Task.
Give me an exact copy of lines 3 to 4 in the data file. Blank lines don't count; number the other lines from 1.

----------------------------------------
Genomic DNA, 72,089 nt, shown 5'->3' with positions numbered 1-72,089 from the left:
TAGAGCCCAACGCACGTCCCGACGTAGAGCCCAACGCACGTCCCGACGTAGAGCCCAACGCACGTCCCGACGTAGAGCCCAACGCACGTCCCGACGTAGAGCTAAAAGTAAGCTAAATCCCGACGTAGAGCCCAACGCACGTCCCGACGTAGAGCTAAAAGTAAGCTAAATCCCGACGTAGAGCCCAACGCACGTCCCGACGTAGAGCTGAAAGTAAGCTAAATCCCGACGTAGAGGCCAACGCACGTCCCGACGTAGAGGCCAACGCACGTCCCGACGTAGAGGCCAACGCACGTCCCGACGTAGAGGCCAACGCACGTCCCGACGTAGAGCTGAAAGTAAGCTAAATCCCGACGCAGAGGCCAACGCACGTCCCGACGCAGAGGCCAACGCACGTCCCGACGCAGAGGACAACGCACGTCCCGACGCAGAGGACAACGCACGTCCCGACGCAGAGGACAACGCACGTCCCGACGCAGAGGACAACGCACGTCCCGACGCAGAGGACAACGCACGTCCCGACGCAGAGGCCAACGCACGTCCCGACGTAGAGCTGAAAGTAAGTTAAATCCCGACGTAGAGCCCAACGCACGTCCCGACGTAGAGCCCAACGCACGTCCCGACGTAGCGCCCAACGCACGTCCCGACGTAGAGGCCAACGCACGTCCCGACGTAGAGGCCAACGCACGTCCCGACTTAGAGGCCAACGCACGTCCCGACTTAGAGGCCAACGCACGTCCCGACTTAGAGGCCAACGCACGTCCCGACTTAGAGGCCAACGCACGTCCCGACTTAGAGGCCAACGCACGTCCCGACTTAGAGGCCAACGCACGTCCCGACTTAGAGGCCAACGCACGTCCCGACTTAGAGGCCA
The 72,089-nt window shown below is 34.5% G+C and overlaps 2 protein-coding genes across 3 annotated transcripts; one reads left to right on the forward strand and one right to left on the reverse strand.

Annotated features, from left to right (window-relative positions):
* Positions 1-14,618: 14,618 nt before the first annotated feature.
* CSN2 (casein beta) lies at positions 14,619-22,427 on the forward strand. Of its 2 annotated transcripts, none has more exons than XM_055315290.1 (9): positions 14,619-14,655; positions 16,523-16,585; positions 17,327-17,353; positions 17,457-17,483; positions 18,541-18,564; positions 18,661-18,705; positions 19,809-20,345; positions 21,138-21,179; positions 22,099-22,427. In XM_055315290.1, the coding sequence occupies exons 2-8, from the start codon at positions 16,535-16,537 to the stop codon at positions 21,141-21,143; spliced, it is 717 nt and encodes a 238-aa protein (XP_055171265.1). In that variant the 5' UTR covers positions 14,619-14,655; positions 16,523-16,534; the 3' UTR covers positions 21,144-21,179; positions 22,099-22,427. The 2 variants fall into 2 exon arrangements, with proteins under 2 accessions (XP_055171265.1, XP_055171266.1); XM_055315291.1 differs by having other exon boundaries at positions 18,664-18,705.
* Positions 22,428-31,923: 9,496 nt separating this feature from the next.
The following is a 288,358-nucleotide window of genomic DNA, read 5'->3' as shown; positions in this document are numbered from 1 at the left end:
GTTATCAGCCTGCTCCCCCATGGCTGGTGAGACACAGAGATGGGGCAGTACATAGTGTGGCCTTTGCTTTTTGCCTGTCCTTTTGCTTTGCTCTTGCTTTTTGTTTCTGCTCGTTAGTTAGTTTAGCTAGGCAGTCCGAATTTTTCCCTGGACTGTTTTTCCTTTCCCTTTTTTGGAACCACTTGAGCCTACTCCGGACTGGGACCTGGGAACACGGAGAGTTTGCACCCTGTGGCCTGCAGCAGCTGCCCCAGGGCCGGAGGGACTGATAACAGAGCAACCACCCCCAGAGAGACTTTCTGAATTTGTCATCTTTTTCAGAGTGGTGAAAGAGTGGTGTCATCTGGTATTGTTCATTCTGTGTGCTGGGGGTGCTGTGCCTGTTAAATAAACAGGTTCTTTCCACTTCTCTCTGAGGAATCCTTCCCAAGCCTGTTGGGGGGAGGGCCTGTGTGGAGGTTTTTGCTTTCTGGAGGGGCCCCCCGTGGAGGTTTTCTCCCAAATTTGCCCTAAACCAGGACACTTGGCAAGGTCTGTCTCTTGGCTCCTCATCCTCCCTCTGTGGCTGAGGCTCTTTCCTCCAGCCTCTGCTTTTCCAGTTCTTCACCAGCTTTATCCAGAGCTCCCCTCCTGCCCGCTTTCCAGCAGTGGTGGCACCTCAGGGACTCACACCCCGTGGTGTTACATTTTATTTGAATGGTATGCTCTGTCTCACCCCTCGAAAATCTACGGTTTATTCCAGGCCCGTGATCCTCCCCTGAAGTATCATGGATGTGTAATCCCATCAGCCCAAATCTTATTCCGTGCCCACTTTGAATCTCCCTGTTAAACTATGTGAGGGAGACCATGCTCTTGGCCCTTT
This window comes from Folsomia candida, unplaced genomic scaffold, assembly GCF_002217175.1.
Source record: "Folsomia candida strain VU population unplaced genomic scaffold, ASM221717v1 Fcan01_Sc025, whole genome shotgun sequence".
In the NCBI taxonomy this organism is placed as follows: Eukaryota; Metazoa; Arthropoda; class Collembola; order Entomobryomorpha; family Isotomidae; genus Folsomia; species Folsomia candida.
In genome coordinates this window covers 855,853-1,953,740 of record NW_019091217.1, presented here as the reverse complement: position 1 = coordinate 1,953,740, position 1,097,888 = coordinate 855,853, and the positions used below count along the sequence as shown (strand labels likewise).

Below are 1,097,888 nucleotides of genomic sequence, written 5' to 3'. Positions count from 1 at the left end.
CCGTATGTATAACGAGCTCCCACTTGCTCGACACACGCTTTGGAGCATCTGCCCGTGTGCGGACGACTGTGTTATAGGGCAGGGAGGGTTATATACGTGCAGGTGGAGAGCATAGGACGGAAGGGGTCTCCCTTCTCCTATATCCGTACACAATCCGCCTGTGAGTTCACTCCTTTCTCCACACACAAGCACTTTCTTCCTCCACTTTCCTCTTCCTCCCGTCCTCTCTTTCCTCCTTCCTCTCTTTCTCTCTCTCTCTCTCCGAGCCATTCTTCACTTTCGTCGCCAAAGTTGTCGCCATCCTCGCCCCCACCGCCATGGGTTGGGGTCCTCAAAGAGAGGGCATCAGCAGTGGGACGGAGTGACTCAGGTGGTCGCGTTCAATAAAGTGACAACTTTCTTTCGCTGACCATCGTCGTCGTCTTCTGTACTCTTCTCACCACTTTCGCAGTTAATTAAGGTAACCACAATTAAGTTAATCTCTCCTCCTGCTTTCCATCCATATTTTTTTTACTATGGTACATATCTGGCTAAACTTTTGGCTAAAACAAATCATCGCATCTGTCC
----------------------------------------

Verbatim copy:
The 72,089-nt window shown below is 34.5% G+C and overlaps 2 protein-coding genes across 3 annotated transcripts; one reads left to right on the forward strand and one right to left on the reverse strand.

Annotated features, from left to right (window-relative positions):